People Think This 350-Year-Old Painting is "Proof" of Time Travel After "Spotting iPhone" In It
iPhone Predicted in 1670?
The classic time-warping show Quantum Leap may have been rebooted this fall, but it's a centuries-old painting that has some people believing in the feasibility of time travel. Some art aficionados claim to see an iPhone in a 350-year-old painting. Even Apple head Tim Cook has commented on it. Read on to see the painting and judge for yourself.
At first glance, the 1670 painting by Dutch artist Pieter de Hooch appears to be a quiet domestic scene. Or is it a portal to another dimension? In the background, a woman sits in a chair holding a puppy in her lap, while another dog looks on from the foreground. A lovely spring day beckons from the open door and window. At right, a young man holds what looks like a familiar glowing rectangle in his hand. He seems transfixed.
Apple boss Tim Cook isn't just aware of the painting—he thought it contained an iPhone too. Cook commented on the uncanny discovery after viewing the work on a trip to Amsterdam in 2016. "I always thought I knew when the iPhone was invented, but now I'm not so sure anymore," he said at a press conference. He even showed a photo of the painting to the audience. "It's tough to see, but I swear it's there," he said.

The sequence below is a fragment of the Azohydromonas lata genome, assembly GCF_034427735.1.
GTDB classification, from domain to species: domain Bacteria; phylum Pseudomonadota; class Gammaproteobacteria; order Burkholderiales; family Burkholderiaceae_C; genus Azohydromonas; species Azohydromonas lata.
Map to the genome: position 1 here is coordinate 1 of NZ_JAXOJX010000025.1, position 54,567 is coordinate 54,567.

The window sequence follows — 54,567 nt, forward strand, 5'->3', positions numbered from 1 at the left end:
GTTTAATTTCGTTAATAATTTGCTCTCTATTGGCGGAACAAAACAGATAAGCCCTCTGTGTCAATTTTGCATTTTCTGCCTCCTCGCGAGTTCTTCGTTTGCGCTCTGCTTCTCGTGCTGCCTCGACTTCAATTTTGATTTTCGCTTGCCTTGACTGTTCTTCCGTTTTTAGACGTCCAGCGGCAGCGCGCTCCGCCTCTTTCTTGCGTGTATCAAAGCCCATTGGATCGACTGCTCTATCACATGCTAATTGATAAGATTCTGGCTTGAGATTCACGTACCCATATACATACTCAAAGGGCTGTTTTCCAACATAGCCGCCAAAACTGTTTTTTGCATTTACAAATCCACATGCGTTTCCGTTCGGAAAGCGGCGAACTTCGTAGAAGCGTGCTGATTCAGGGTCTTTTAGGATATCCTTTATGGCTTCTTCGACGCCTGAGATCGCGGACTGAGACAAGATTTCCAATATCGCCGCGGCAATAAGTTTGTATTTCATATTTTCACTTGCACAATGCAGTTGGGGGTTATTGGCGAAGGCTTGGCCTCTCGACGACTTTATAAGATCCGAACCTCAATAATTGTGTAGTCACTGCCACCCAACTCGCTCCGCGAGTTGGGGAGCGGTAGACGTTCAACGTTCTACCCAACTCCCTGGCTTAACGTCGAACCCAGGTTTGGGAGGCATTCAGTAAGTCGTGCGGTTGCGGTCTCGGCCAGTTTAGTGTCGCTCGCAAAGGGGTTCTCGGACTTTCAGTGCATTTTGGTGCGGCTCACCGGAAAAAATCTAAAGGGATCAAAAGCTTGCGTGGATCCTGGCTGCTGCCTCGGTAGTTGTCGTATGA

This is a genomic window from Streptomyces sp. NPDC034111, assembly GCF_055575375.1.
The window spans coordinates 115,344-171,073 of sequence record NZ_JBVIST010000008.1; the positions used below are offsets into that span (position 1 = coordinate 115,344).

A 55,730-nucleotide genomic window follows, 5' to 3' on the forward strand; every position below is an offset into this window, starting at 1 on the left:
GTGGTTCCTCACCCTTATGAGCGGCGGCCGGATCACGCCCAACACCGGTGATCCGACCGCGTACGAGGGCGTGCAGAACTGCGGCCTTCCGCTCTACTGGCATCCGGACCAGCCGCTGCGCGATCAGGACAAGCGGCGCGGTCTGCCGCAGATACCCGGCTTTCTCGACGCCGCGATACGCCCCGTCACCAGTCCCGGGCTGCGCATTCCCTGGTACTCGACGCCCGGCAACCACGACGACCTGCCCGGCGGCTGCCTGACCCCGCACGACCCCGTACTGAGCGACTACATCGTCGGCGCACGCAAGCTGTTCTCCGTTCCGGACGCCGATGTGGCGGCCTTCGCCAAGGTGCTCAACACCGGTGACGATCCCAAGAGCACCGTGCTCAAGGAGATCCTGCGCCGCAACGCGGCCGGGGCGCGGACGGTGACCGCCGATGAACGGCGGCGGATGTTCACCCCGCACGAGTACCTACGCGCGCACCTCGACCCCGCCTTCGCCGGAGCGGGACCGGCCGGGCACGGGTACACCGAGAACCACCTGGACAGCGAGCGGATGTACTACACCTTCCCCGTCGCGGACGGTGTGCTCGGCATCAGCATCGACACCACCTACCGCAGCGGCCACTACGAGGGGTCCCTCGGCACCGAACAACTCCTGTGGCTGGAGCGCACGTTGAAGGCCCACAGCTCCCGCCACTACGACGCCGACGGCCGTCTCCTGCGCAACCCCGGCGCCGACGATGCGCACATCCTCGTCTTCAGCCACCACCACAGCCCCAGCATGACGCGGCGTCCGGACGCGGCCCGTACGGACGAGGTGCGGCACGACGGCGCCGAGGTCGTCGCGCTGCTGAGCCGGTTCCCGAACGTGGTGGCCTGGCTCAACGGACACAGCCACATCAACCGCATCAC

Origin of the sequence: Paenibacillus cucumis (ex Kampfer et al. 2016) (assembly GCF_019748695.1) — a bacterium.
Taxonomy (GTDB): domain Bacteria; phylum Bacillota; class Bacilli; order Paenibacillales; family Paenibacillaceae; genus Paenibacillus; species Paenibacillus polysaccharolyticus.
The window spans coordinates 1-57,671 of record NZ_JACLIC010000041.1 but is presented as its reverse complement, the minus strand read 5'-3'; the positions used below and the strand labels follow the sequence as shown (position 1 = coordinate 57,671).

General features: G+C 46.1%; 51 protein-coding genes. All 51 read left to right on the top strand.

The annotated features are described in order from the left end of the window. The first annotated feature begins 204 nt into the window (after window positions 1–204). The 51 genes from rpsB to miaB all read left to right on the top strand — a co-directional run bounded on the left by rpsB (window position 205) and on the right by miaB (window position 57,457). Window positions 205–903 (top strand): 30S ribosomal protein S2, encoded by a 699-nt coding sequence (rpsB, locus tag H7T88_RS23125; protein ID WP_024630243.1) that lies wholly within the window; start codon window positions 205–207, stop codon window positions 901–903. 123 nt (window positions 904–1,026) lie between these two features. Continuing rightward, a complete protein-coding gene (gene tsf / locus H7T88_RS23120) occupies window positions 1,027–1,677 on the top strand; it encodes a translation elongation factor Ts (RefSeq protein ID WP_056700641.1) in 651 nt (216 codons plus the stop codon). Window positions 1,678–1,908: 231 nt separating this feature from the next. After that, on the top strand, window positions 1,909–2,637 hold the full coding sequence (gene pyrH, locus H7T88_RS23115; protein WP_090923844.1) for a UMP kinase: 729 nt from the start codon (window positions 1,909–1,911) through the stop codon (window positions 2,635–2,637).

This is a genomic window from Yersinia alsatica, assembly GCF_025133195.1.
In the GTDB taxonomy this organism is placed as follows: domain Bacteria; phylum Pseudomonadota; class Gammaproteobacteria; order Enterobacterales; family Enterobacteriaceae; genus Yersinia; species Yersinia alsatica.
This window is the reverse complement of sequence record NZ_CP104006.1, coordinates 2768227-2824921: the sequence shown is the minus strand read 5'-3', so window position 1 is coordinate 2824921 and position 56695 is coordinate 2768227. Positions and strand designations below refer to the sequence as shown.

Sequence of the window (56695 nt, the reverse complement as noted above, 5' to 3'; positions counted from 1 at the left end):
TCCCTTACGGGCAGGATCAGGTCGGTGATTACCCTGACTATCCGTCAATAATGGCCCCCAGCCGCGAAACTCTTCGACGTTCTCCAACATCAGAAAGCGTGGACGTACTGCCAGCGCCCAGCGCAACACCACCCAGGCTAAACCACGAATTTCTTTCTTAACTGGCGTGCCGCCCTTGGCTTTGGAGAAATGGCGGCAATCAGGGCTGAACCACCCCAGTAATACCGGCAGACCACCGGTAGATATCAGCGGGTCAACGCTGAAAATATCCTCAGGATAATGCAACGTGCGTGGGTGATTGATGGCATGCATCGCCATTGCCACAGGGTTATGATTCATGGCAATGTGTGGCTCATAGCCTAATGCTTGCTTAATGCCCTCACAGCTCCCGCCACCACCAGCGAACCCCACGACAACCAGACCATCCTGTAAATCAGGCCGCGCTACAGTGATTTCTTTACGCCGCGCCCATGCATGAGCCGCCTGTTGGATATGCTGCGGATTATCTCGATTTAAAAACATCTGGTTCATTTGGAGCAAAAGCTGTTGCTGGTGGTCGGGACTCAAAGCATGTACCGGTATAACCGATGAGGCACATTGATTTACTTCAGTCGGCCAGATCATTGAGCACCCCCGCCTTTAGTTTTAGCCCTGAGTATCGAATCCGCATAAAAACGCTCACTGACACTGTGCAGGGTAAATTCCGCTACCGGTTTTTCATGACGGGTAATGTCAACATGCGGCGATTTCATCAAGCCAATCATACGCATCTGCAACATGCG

In reality, the young man is holding a letter. The evidence for that is fairly incontrovertible. The title of the painting is Man Handing a Letter to a Woman in the Entrance Hall of a House.
The Mirror points out this isn't the first classical painting in which art fans insist an iPhone can be spotted. The 1860 work The Expected One shows a young woman strolling along a path, her eyes glued to a small rectangle in her hands. Today, the object would naturally be a smartphone. In the reality of the time, it's a prayer book.
"What strikes me most is how much a change in technology has changed the interpretation of the painting, and in a way has leveraged its entire context," an art aficionado told Vice about The Expected One. "The big change is that in 1850 or 1860, every single viewer would have identified the item that the girl is absorbed in as a hymnal or prayer book. Today, no one could fail to see the resemblance to the scene of a teenage girl absorbed in social media on their smartphone."